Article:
The case of the Mad Butcher, with its unsatisfying non-finale, fits a bit awkwardly into Messrs. Collins and Schwartz’s wider narrative. In the latter stages of their book, the authors ably follow Ness through an unsuccessful foray into city politics and a disappointing business career. But given this work’s title and its subtitle—'Hunting America’s Deadliest Unidentified Serial Killer at the Dawn of Modern Criminology'—one sometimes gets the feeling of two different books uneasily hitched ... Messrs. Collins and Schwartz, in this, their second deeply researched book about Ness, don’t gloss over their subject’s failings and blind spots, but they do show that he tried harder than many to leave the world a better place.
Collins and Schwartz have organized their story into alternating threads. One follows Ness’s advancements in police reform and crime fighting as he cleans up the city, while the other documents each new discovery of body parts and the struggle not only to find the killer but to put a name to each victim ... It’s a difficult way to narrate a biography, and readers will feel the struggle between trying to tell a gripping murder mystery on the one hand and documenting the various achievements during Ness’s run as Safety Director on the other hand. The storylines eventually get somewhat tangled up as satisfactory conclusions become fewer and farther between ... the story understandably loses its momentum and becomes tedious and rather depressing toward the end. Not much that biographers can do about that, though ... Nevertheless, Eliot Ness and The Mad Butcher is an excellent biography that reads like a thriller ... It’s a very welcome look at the actual achievements of this remarkable man, separate from the Dick Tracy-like legend, and it’s a worthwhile, entertaining reading experience.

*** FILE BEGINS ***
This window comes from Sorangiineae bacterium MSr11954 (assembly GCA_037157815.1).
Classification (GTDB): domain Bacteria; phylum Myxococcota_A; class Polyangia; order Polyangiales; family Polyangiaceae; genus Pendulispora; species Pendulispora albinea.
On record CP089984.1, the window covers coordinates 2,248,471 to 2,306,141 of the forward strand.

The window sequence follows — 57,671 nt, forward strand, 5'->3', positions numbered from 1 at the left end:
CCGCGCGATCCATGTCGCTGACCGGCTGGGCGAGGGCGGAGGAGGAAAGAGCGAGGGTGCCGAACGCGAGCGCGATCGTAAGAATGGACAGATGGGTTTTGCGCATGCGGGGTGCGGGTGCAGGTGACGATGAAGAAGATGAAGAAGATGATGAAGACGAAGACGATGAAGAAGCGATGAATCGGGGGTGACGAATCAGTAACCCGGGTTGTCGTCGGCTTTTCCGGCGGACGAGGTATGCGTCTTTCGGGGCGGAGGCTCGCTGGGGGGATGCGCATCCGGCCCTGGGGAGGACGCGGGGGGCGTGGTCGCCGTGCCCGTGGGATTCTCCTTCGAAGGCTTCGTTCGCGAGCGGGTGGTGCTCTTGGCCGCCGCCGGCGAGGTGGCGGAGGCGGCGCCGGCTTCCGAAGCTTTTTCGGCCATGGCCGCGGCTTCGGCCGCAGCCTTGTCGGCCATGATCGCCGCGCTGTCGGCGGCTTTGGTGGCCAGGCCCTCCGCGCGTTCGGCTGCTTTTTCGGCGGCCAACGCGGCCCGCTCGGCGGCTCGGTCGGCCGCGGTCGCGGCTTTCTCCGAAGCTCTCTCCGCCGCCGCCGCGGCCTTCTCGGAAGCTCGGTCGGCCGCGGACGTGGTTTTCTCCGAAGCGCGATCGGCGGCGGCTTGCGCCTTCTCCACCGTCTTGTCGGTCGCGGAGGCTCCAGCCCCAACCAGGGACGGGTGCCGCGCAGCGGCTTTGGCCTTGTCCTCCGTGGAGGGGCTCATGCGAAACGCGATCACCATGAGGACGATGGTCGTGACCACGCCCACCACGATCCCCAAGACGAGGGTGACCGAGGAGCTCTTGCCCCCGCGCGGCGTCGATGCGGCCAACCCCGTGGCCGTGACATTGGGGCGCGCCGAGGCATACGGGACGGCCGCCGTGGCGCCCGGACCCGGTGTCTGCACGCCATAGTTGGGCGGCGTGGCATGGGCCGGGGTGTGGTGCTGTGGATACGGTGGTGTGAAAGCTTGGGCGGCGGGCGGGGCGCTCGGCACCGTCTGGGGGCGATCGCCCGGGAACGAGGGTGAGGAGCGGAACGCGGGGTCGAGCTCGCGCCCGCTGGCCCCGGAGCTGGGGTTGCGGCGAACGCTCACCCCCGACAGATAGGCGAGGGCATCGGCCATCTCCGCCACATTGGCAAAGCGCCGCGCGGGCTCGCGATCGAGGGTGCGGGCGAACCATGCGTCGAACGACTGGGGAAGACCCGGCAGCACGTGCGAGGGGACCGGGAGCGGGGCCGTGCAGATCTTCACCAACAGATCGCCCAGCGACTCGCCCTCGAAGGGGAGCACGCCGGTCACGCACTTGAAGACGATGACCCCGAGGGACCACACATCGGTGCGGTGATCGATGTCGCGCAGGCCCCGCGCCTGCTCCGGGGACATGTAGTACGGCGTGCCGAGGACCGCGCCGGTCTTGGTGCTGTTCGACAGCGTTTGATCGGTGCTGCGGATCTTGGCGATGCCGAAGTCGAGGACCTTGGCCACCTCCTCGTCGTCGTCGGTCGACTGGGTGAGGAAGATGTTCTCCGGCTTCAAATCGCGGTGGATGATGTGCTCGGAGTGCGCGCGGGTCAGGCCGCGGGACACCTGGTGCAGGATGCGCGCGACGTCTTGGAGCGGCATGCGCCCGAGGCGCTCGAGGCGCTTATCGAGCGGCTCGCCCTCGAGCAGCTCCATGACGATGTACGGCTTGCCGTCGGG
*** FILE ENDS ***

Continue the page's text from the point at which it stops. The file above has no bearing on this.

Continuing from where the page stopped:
...a meticulously researched work of nonfiction ... The irony of Ness' arrival in Cleveland coinciding with the discovery of body parts littering Lake Erie would symbolize one of the only black marks on his otherwise legendary career. That he was never able to arrest and try someone for these crimes is a reflection of Ness being pulled in too many directions to truly focus on the task at hand and the sad reality that the killer was nearly impossible to pin down.
A sharp history of crusading detective Eliot Ness ... The cat-and-mouse game that ensued makes for a careening read that’s full of surprises, especially once the killer decided that he ought to take the opportunity to taunt his pursuer. Collins and Schwartz deliver a nimble, taut tale. More importantly, they offer a portrait of a complex crime fighter who believed in science and reason at a time when most officers smacked suspects around with a blackjack, a portrait set against a backdrop of ethnic and class collisions, labor unrest, and political intrigue ... Catnip for true-crime buffs.
... [a] meticulously researched but often gloomy account of the life and times of Eliot Ness ... focuses on the legendary lawman’s career starting at the end of Prohibition when he became Cleveland’s Safety Director ... The rest is less true crime than a catalogue of Ness’s far less dramatic endeavors as a bureaucrat: his destruction of Cleveland’s shantytown, which displaced thousands of homeless people; labor racketeering probes that detoured into bingo and pinball gaming; and even crackdowns on traffic congestion and jaywalking. Ness’s move into the private sector in 1945 begins a chain of foolish decisions that eventually cost him his reputation, his sobriety, and his solvency. Readers will wish that the authors had consigned Ness’s post–Mad Butcher career to an epilogue.